UK music festivals at ‘critical point’ as more events cancelled

An alarming trend of festival cancellations could spell doom for the UK’s live music sector if the problem is not swiftly addressed, industry figures have warned.

Festivals including Bluedot, Standon Calling and Barn on the Farm will not take place this year due to budget concerns, while NASS Festival, Leopollooza and Long Division shut down permanently after their 2023 editions.

John Rostron, CEO of the Association of Independent Festivals (AIF), is calling for “urgent government intervention” to better support events struggling with the cost of living crisis, debts incurred during the Covid pandemic, increasing supply chain costs, and slower ticket sales.

“We really are at a critical point for the UK’s festival sector,” he said. “Five years ago, it would have been impossible to imagine that promoters would have to endure something as damaging as the Covid-19 pandemic – but many of them did, without passing the inevitable cost onto the consumer.

“To think that, since then, they have had to manage the effects of Brexit, war in Ukraine, inflation and an energy crisis is staggering. That festival-goers were able to enjoy some of the fantastic events they did in 2023 is testament to the resilience and passion of those promoters.”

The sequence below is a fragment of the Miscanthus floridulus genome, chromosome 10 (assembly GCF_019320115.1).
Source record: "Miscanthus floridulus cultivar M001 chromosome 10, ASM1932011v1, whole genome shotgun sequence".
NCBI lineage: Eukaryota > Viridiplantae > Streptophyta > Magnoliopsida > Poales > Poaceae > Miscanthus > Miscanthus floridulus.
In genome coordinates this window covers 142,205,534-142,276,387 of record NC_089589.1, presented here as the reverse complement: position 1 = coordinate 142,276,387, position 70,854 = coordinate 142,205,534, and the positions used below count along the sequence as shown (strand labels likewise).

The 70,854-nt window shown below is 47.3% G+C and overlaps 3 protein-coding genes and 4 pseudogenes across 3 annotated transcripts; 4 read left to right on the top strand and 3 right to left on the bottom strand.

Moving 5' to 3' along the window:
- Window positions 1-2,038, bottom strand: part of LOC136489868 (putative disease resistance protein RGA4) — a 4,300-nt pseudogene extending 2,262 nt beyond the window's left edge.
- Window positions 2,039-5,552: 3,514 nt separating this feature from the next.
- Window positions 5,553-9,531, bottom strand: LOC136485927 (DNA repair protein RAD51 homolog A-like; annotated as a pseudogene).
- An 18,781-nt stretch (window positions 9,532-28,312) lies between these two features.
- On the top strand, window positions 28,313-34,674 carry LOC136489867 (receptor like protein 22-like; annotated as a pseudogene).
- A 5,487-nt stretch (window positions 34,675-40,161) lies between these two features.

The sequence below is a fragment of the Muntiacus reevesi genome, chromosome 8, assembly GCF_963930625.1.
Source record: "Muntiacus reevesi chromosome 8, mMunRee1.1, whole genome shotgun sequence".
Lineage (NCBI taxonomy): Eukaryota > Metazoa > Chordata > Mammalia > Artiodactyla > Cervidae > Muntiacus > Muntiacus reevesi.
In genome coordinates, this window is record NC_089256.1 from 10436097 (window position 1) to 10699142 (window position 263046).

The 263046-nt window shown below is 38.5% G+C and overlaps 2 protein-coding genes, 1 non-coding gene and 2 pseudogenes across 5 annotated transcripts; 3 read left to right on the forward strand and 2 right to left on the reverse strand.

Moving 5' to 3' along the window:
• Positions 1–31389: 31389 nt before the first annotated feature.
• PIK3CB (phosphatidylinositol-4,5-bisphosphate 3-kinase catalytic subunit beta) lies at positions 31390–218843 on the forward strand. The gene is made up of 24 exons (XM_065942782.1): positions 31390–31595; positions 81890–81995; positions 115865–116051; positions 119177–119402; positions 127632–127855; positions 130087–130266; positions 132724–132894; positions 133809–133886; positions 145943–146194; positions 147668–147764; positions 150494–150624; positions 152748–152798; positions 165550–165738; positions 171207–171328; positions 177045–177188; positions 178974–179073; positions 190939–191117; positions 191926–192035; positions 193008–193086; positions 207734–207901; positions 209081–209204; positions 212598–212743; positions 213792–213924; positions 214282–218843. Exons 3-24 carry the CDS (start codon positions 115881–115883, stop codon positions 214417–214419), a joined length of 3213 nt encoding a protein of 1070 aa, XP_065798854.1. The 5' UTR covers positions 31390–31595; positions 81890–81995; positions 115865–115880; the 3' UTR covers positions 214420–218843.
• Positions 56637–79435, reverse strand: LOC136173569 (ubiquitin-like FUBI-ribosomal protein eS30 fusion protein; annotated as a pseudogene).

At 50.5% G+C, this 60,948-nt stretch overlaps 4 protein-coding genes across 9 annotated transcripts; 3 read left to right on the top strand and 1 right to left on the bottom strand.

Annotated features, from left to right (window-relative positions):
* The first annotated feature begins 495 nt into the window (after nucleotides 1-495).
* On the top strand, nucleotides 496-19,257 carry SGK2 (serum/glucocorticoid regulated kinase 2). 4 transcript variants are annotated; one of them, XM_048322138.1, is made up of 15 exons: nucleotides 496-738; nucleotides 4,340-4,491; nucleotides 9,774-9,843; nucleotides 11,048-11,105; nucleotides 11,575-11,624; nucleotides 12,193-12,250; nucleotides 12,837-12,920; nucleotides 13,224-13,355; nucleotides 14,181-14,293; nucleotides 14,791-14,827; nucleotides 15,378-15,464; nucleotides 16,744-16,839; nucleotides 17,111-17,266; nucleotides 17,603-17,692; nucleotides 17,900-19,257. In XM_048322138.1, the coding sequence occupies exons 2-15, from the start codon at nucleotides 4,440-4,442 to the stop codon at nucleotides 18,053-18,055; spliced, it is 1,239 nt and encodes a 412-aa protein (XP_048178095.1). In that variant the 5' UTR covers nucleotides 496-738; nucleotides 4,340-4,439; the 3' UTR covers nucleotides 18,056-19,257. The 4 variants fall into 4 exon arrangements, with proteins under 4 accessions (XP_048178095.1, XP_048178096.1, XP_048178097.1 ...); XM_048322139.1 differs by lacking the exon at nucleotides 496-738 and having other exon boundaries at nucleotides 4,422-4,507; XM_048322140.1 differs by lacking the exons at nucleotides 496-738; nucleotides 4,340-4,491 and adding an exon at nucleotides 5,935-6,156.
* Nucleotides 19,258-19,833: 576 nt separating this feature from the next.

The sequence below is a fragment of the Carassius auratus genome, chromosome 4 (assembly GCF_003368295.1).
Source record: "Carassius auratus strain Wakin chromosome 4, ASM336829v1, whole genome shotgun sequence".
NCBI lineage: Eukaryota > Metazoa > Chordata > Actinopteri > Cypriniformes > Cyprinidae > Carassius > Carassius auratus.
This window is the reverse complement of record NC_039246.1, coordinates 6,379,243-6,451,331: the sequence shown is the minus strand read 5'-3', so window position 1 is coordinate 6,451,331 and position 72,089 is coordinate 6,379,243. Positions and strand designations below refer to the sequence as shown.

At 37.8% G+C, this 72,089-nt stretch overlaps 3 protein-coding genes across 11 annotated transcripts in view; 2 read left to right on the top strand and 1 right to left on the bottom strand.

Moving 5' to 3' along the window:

Despite that resilience, 36 festivals either folded completely or were postponed last year, according to the AIF. Around 100 have disappeared since the music festival scene peaked in 2019, when there were around 600 events taking place around the UK.

The Big Moon perform at Standon Calling Festival (Amy Smirk)
The Big Moon perform at Standon Calling Festival (Amy Smirk)

The AIF has now launched a new campaign calling for a VAT reduction on festival tickets, which it says would save many event promoters from closures in 2024.

The 5% For Festivals campaign seeks to inform festival-goers about the problems that music festival promoters have faced over the last five years, and encourages them to ask their local MPs to lobby for the VAT reduction.

Jamie Tagg, a director at the popular Mighty Hoopla festival in London, said the latest report shows that organisers “have to start working and talking more collectively”.

“Suppliers know they have the upper hand when it comes to quotes in this market,” he told The Independent. “A lot of suppliers went under during the pandemic so some (not all) are using that to their advantage to hike their fees up.

“If we can break down those walls and have some transparency on costs, that would be a huge help. All too often festivals are gazumped at the eleventh hour if a better offer comes in down the line, and it's forcing the small and medium festivals to really suffer.”